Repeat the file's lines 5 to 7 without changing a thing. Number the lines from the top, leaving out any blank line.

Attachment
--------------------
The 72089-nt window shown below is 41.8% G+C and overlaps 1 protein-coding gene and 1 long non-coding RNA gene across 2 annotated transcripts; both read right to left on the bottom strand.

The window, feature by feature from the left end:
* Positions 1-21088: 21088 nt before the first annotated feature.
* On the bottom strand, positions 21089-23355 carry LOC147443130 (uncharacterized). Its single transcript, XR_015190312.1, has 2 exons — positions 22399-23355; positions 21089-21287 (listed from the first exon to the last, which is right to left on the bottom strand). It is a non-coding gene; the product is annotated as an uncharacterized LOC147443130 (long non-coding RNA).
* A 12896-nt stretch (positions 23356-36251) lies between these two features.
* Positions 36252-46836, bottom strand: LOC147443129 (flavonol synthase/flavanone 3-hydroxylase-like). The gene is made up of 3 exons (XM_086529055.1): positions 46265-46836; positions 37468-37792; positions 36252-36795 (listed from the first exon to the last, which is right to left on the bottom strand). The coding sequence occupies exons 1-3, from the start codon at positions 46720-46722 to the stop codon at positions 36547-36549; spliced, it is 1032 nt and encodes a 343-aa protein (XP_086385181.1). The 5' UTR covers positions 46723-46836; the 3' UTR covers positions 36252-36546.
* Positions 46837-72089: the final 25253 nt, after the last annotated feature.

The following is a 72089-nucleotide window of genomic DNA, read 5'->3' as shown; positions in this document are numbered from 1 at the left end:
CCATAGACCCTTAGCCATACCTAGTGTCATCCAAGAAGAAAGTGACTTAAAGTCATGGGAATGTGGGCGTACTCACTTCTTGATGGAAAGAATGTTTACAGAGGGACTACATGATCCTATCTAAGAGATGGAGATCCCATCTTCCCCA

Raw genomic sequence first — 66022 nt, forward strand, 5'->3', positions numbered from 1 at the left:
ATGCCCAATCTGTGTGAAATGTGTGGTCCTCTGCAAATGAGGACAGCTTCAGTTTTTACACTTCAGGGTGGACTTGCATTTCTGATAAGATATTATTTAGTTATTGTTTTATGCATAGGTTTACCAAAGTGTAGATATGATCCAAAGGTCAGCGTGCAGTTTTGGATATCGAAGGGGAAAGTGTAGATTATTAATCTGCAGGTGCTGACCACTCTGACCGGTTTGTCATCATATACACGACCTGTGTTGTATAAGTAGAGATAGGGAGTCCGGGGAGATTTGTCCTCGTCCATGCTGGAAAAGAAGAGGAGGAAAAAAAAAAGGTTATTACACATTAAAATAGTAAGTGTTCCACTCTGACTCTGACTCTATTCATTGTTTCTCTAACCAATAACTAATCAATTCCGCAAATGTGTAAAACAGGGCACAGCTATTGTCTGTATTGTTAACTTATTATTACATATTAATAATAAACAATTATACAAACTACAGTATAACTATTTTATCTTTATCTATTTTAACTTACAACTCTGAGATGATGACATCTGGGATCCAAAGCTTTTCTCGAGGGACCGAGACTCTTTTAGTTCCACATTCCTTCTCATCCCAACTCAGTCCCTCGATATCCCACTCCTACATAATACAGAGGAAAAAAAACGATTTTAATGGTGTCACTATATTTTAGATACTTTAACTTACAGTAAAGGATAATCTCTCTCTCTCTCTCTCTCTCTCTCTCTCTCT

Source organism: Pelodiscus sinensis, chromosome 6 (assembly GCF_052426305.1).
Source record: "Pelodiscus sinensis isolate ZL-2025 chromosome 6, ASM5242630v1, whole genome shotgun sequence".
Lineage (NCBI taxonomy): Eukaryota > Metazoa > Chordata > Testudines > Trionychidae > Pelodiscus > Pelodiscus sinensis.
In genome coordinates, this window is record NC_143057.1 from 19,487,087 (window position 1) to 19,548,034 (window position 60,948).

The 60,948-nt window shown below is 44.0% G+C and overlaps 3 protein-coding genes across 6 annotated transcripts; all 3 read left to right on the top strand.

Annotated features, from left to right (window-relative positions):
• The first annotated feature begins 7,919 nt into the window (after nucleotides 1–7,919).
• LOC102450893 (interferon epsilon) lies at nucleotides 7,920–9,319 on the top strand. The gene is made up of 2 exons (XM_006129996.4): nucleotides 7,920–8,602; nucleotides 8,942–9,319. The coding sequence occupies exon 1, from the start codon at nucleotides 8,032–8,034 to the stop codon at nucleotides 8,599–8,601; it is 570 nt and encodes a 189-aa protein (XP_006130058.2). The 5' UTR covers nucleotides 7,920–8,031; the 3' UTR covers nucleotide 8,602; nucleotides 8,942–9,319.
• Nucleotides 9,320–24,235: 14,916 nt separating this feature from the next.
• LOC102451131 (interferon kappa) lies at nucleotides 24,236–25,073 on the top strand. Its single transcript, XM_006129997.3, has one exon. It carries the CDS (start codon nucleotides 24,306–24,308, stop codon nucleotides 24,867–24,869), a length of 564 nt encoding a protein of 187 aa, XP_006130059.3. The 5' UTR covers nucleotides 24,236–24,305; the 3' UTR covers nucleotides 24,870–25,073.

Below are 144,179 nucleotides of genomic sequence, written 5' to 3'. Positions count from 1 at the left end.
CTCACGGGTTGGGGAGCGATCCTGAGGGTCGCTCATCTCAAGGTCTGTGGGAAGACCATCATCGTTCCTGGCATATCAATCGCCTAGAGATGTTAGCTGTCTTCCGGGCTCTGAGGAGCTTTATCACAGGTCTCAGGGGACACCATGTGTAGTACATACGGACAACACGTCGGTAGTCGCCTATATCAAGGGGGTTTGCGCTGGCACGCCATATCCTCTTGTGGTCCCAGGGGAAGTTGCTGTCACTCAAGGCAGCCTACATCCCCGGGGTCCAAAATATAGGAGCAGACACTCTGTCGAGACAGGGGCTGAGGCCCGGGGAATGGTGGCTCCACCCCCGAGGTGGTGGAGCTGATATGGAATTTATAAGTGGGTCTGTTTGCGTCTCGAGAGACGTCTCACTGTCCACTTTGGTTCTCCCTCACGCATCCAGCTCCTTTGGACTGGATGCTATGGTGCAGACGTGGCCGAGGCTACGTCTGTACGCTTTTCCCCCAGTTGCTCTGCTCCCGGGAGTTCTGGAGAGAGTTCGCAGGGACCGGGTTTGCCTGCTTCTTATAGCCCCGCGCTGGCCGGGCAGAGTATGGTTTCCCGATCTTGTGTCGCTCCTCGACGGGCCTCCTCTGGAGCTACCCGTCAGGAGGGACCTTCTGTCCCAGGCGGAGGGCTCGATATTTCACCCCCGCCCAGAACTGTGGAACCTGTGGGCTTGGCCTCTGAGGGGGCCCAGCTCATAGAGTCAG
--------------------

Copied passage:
* A 12896-nt stretch (positions 23356-36251) lies between these two features.
* Positions 36252-46836, bottom strand: LOC147443129 (flavonol synthase/flavanone 3-hydroxylase-like). The gene is made up of 3 exons (XM_086529055.1): positions 46265-46836; positions 37468-37792; positions 36252-36795 (listed from the first exon to the last, which is right to left on the bottom strand). The coding sequence occupies exons 1-3, from the start codon at positions 46720-46722 to the stop codon at positions 36547-36549; spliced, it is 1032 nt and encodes a 343-aa protein (XP_086385181.1). The 5' UTR covers positions 46723-46836; the 3' UTR covers positions 36252-36546.
* Positions 46837-72089: the final 25253 nt, after the last annotated feature.